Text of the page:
2nd and 5, ball on Cleve 40, 1:18 4th qtr

We can see the effect the pass rush had even on plays where Mayfield wasn’t sacked. Take Haden’s interception that sealed the win, for example.

The Browns, needing a touchdown to tie, had a 2nd and 5 on their own 40 with 1:18 remaining. With no timeouts, they were playing at hurry-up tempo. They didn’t need to panic but they did have to push the ball down the field a bit. The Steelers, in a 2-3-6 Dime look, played four-under/three-deep and rushed four.

The play started badly for Mayfield when he slightly bobbled the snap. This wasn’t an egregious mistake but it did throw off his rhythm a hair. The bobble may have been a product of Mayfield having his eyes on his receivers, on the coverage or on the rush. Or it may have simply been a mechanical error as he transferred his weight and brought the football up into the cradle position. Whatever the culprit, it likely affected his timing in the same way a jump-shooter who doesn’t catch and shoot in perfect rhythm is usually slightly off.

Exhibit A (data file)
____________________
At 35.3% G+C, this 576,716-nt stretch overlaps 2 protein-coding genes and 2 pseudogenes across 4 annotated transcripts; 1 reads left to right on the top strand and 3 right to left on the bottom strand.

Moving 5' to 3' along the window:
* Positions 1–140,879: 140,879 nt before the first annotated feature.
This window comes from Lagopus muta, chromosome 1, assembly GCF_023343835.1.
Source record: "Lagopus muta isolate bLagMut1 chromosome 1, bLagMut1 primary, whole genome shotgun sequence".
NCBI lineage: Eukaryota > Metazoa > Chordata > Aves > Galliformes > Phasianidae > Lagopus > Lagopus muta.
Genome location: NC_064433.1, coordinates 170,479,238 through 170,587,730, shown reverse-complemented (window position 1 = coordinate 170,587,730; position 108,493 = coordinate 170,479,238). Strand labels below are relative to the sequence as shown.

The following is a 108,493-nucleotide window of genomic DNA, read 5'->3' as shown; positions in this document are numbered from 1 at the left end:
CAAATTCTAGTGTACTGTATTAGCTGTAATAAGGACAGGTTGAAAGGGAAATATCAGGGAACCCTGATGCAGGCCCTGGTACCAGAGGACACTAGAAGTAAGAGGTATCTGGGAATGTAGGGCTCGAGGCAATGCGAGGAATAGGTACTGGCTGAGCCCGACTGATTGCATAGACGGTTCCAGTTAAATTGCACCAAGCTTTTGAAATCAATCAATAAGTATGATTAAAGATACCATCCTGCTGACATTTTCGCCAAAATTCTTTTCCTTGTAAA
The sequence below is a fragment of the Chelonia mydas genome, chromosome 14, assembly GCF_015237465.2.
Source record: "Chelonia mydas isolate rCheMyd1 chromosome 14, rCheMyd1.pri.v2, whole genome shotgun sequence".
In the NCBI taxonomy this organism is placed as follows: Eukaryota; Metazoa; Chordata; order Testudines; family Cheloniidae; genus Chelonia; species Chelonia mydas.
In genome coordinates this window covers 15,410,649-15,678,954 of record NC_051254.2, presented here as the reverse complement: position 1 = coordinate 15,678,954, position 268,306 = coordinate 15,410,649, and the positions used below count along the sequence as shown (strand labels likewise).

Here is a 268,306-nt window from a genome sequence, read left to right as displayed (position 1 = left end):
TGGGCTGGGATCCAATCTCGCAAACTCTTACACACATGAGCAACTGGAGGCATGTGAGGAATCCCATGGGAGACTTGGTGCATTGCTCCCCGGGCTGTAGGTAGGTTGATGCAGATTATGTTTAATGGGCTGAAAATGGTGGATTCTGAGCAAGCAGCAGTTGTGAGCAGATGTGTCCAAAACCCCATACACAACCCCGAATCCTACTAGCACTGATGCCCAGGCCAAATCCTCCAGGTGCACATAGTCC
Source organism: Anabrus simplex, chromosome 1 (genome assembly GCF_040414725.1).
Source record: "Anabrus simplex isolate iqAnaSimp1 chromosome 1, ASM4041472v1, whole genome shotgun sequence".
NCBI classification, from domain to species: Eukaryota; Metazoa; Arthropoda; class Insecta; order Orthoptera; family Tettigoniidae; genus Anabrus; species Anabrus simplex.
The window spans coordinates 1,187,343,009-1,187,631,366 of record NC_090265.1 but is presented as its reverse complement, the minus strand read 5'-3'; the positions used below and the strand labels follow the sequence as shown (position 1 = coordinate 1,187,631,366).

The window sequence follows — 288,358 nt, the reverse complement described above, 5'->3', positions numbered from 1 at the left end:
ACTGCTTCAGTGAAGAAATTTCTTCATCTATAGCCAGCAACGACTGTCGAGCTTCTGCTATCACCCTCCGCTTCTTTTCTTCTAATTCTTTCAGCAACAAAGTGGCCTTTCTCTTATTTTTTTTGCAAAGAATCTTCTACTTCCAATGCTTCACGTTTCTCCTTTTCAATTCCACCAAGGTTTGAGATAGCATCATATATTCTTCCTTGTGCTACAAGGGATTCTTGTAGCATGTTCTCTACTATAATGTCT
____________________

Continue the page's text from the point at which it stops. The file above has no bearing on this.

Once he did get set, the pass rush closed in quickly. Hargrave used the same power rush into the B-gap he did on the previous series. Odds are, as he flashed through Mayfield’s line of vision, the QB realized he had to get the ball out fast. The problem for Mayfield was he needed another beat to let Landry, his intended receiver, clear Minkah Fitzpatrick, whose underneath coverage was perfectly in line with Landry’s route at the time Mayfield released the throw. The drop Fitzpatrick took here is yet another example of how valuable he is to this Steelers’ defense. A lesser player would have likely glued his eyes on Mayfield and lost track of Landry. Fitzpatrick managed to “keep his head on a swivel” as coaches like to say, allowing him to slide perfectly into the throwing lane and disrupting the rhythm of the throw.